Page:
Objective to assess the effect of CEMACH and Royal College of Obstetricians and Gynaecologists (RCOG) guidelines in the management of women with morbidly adherent placentae (MAP).
Design A prospective observational study of 16 antenatally diagnosed MAP and their outcome (2004–2009).
Setting Barking, Havering and Redbridge Hospitals NHS Trust, UK.
Methods Over 5 years, women with MAP were identified. Variables assessed were: maternal age, body mass index, parity, ethnicity, accuracy of diagnosis, risk factors for MAP, gestation at diagnosis and delivery, use of cystoscopy and ureteric stenting, use of internal iliac occlusion techniques, complications, estimated blood loss, number of blood units transfused, use of cell salvage, preoperative and postoperative haemoglobin, need for ITU (intensive trauma unit) admission, length of hospital stay and histological confirmation.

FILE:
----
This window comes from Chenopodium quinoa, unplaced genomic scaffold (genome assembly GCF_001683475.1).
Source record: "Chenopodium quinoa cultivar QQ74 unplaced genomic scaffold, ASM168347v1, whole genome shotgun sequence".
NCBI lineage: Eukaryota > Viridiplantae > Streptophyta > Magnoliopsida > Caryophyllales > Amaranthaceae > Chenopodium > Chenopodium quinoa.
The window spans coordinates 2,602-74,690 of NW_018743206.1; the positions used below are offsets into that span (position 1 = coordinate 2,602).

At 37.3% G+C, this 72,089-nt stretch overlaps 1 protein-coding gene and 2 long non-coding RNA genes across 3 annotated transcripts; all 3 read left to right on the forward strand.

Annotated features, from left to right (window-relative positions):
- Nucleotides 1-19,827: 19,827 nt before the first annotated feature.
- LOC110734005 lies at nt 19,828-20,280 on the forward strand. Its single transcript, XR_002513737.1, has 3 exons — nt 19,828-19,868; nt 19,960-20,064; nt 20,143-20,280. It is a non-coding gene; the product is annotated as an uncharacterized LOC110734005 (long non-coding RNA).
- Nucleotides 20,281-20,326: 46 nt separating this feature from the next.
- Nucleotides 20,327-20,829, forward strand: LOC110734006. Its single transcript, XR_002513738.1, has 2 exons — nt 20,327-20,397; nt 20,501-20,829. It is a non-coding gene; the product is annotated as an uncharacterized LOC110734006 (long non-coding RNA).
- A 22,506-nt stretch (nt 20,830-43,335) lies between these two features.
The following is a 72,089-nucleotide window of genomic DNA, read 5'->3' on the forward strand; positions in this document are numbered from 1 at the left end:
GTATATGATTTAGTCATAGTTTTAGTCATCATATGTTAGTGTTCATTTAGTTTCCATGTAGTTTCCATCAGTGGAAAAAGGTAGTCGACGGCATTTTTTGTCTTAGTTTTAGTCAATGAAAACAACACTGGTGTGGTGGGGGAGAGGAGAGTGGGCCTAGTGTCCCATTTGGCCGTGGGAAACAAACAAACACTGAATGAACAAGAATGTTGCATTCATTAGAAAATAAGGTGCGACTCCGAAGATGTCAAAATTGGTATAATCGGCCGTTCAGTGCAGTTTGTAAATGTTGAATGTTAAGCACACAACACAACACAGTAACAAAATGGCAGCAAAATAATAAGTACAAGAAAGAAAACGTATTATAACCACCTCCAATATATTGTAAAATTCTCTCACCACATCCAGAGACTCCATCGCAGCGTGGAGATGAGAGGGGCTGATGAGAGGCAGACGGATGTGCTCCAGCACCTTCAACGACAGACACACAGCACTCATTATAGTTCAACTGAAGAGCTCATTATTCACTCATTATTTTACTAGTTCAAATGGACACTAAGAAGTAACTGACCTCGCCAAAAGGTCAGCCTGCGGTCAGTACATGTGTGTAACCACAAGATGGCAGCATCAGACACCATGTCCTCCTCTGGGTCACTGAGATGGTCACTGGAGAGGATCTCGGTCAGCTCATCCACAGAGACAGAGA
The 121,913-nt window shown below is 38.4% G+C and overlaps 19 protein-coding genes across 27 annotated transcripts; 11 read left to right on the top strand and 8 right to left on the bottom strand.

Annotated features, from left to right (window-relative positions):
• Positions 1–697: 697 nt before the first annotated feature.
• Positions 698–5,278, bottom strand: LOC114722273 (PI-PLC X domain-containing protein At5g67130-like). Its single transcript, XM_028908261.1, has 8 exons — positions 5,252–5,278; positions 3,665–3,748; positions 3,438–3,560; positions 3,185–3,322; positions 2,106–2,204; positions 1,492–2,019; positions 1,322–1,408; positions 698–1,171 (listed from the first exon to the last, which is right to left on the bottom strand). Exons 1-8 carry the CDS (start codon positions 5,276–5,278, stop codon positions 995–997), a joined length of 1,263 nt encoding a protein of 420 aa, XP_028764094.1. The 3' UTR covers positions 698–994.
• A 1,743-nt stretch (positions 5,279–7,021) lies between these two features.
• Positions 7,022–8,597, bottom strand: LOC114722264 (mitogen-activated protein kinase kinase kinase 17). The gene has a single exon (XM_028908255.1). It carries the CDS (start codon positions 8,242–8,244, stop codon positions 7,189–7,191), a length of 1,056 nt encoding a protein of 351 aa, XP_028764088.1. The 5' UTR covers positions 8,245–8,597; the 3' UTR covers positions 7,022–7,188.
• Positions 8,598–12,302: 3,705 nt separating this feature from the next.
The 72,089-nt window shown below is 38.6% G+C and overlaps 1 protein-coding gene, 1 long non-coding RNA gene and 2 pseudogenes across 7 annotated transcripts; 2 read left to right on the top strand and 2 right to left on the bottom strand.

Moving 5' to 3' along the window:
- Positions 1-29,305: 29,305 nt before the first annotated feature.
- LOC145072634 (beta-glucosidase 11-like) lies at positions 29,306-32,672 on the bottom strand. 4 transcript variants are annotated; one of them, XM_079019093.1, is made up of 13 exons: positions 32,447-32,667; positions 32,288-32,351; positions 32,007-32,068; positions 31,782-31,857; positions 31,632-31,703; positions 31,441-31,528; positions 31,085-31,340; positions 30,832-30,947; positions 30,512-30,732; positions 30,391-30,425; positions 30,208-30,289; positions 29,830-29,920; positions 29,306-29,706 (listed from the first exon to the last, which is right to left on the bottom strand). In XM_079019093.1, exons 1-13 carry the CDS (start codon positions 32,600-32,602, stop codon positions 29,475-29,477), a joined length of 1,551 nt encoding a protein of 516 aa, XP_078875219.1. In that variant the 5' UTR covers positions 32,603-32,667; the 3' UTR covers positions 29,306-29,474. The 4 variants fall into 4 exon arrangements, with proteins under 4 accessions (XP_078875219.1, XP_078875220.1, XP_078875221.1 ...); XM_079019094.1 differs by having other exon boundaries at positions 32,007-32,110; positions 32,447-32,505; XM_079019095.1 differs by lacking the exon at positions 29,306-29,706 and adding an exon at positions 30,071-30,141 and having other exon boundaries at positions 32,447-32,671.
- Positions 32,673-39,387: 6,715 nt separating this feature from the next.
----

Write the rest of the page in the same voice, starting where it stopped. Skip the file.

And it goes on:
Results Early diagnosis facilitates planned multidisciplinary management, improved patient care and opportunities to train junior doctors in an elective setting.
All 16 women identified had elective Caesarean section between 33 and 39 weeks' gestation. 12 women underwent elective Caesarean hysterectomy. 4 were managed conservatively (placenta left in-situ). 2 of these were treated with methotrexate, one of whom required an emergency hysterectomy at a later date, and the other died. The other two women were successfully managed conservatively. Prior to RCOG and CEMACH guidelines, three women with MAP were identified and managed conservatively. The only maternal death in our study came from this group. Subsequent to the compliance to these guidelines, 13 women were identified to have MAP and managed without any mortality.
CEMACH and RCOG guidelines appear to significantly improve the outcome of women with MAP.
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